Two free-spirited creative talents share today as a birthday. Arriving a year apart, each took their work seriously even as taste-makers at first didn’t, and each chafed at being boxed in by eruptive success and fame, triggering self-destructive lifestyle behaviors that caused them to die before the full measure of their cultural impact could be measured. One was dubbed “Pandora in Blue Jeans” for writing a scandalous work of fiction that blew the lid off small-town New England propriety, the other was proclaimed a comic genius to rival fellow Brit Charlie Chaplin; both had their issues with depression, mental instability and volatile family relationships. The writer was Manchester, New Hampshire-born Grace Metalious (1924-1964), and her first novel made publishing sales history in 1956, followed shortly thereafter by the lavish, all-star Cinemascope movie version of Peyton Place (1957, directed by Mark Robson). Production Code strictures restrained how much of Metalious’ sordid, dark vision of could be conveyed on screen, but the film’s provocative tone in dealing with the characters’ disrespectable secrets, counterpointed with elegant production values, was enough to guarantee box-office success, a flurry of Academy Award® nominations that included nods to co-stars Lana Turner, Hope Lange, Diane Varsi, Arthur Kennedy and Russ Tamblyn, and intense interest in what frank and revelatory follow-up work Metalious would turn out. Her subsequent books, Return to Peyton Place (1959, filmed in 1961 and also shepherded by the original’s producer Jerry Wald), The Tight White Collar (1961) and No Adam in Eden (1963), did not approach the success of her maiden effort, but the author professed a particular affection for The Tight White Collar before her death at age 39 of alcohol-related cirrhosis. The original novel has been reevaluated as a touchstone of mid-century feminist literature in the six decades since its arrival, and Metalious has been the subject of several critical studies and tributes by other authors. A 2013 New Hampshire Magazine article by George Kelly (accessible here: http://www.nhmagazine.com/March-2013/50-Shades-of-Grace/) offers an evocative overview of lady and legacy.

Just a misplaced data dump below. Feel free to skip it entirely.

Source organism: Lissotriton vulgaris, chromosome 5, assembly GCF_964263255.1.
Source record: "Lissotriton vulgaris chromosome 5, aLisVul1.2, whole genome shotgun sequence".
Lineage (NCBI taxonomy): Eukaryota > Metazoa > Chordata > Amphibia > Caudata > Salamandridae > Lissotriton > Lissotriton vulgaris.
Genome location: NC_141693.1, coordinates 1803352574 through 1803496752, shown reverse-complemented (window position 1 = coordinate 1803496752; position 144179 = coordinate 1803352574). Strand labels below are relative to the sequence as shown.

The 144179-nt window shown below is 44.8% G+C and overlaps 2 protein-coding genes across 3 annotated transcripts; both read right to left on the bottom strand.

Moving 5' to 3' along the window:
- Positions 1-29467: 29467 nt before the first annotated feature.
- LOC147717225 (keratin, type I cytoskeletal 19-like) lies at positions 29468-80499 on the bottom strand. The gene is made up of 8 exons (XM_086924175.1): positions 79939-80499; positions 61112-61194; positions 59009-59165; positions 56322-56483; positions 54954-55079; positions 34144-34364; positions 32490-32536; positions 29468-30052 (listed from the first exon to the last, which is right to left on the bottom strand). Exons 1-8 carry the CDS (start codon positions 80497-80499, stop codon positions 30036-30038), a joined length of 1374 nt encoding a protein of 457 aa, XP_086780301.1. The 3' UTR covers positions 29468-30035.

Our other birthday honoree Peter Sellers (1925-1980) spent a great deal of 1963 laying the groundwork for what would be his most extraordinarily impactful year in movie comedy annals. It started with Blake Edwards, who chose him to play the endearingly bumbling Inspector Clouseau (replacing the originally cast Peter Ustinov) in a breezy jewel-heist comedy called The Pink Panther. Afterward, for director Stanley Kubrick, came the acidly funny Cold War satire Dr. Strangelove, offering him a comedy trifecta of three distinct, equally funny and equally vital roles. At year’s end, he was back in business with Edwards, when the producing studio of the film adaptation of the stage farce A Shot in the Dark decided to convert the dry material into a second vehicle for the character of Clouseau. All three of these would make for a stellar 1964 for Sellers, as they were respectively released in the winter, spring and summer of that year to great success. Tucked in between Strangelove and Shot, however, was a delicate and charming Sellers comedy turn, ironically about a madcap genius artist with a manic lifestyle, for director George Roy Hill in the lower-key but deftly executed The World of Henry Orient (1964), in which he was far from the whole show, though still a marvelously drawn character. He played an avant-garde concert pianist and self-styled romantic lothario whose liaisons (with the great Paula Prentiss as a jittery would-be adulteress) all over New York City are regularly thwarted by two adoring young schoolgirl fans (Merrie Spaeth and Tippy Walker) who playfully shadow his metropolitan movements. In a piece on the film earlier this year, Critics at Large Website essayist Devin McKinney wrote: “The character of Henry Orient (based on pianist, actor and famously neurotic TV personality Oscar Levant, as witness the name) is puffed out considerably to accommodate the talents of Peter Sellers, whose first American movie this is. The fact that he’d never carried a picture, even in England, seems to have determined his U.S. debut as a secondary character who only seems to be at the center of things. ‘His scenes are cameos, virtually skits,’ writes Sellers biographer Roger Lewis, who sees in them ‘the first sign of [a] falsity’ that shaped the star’s performances after 1964, when international stardom meant he could no longer disappear within a multilayered role (cf. Lolita and Dr. Strangelove). The running gag is the girls’ repeated (inadvertent) sabotaging of Orient’s sexual moves on a skittish married woman (Paula Prentiss), and some of this farce is broader than necessary. But Sellers’s slapstick is trim and loose, and his voice wittily negotiates the illogical shifts between Orient’s native Brooklynese and an affected crypto-Slavic accent. For an actor soon to retreat behind veils of egotism and self-regard, he is a surprisingly gallant lover, never hogging camera or laughs from his female foils. Prentiss combines her long-boned elegance with a funny, gulping paranoia, and Sellers has perhaps his best scene romancing the razor-sharp [Angela] Lansbury [as one of the teenagers’ mothers], who smirks with appreciative lust at the seducer’s phony yet artful come-ons.” According to Sellers biographer Ed Sikov, the actor told a reporter visiting his trailer on the Manhattan set: “This role will do great things for my image.” But he would later concede, along with critics and audiences, that the film belongs, and always did belong, to the two well-cast youngsters. And his own life would go off the rails when – all in the first four months of that same stellar 1964 – after finishing A Shot in the Dark, tying the knot with Britt Ekland; wreaking marital and legal havoc when she left him in Los Angeles for Europe to film Guns at Batasi; and signing to do Kiss Me, Stupid in a volatile, ill-fated matchup with director Billy Wilder, Sellers popped one pill too many before enjoying relations with his bride and suffered the first in a series of heart attacks on April 5. Metalious had died one prolonged, alcoholic death that previous February; Sellers’s heart stopped eight times across two days in April, but he reached a level of stabilization that would allow the implantation of a pacemaker. He eventually recovered over the summer, but the clouds of depression and emotional instability would linger for 16 more years, even as he continued honing his unmatched skills for generating laughter. Twilight Time’s hi-def Blu-rays of Peyton Place and The World of Henry Orient allow us to celebrate the gripping and entertaining art that can arise out of chaotic, difficult lives.